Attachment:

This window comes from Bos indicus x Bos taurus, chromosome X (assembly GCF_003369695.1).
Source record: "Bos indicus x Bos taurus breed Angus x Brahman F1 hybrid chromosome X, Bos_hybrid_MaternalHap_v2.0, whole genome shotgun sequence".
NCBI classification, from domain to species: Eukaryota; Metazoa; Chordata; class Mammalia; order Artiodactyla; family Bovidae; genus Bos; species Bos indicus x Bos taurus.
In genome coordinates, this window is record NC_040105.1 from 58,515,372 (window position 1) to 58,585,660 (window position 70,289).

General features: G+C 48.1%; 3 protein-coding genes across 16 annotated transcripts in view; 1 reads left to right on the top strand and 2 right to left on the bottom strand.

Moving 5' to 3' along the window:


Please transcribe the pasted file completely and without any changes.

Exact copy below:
This window comes from Bos indicus x Bos taurus, chromosome X (assembly GCF_003369695.1).
Source record: "Bos indicus x Bos taurus breed Angus x Brahman F1 hybrid chromosome X, Bos_hybrid_MaternalHap_v2.0, whole genome shotgun sequence".
NCBI classification, from domain to species: Eukaryota; Metazoa; Chordata; class Mammalia; order Artiodactyla; family Bovidae; genus Bos; species Bos indicus x Bos taurus.
In genome coordinates, this window is record NC_040105.1 from 58,515,372 (window position 1) to 58,585,660 (window position 70,289).

General features: G+C 48.1%; 3 protein-coding genes across 16 annotated transcripts in view; 1 reads left to right on the top strand and 2 right to left on the bottom strand.

Moving 5' to 3' along the window: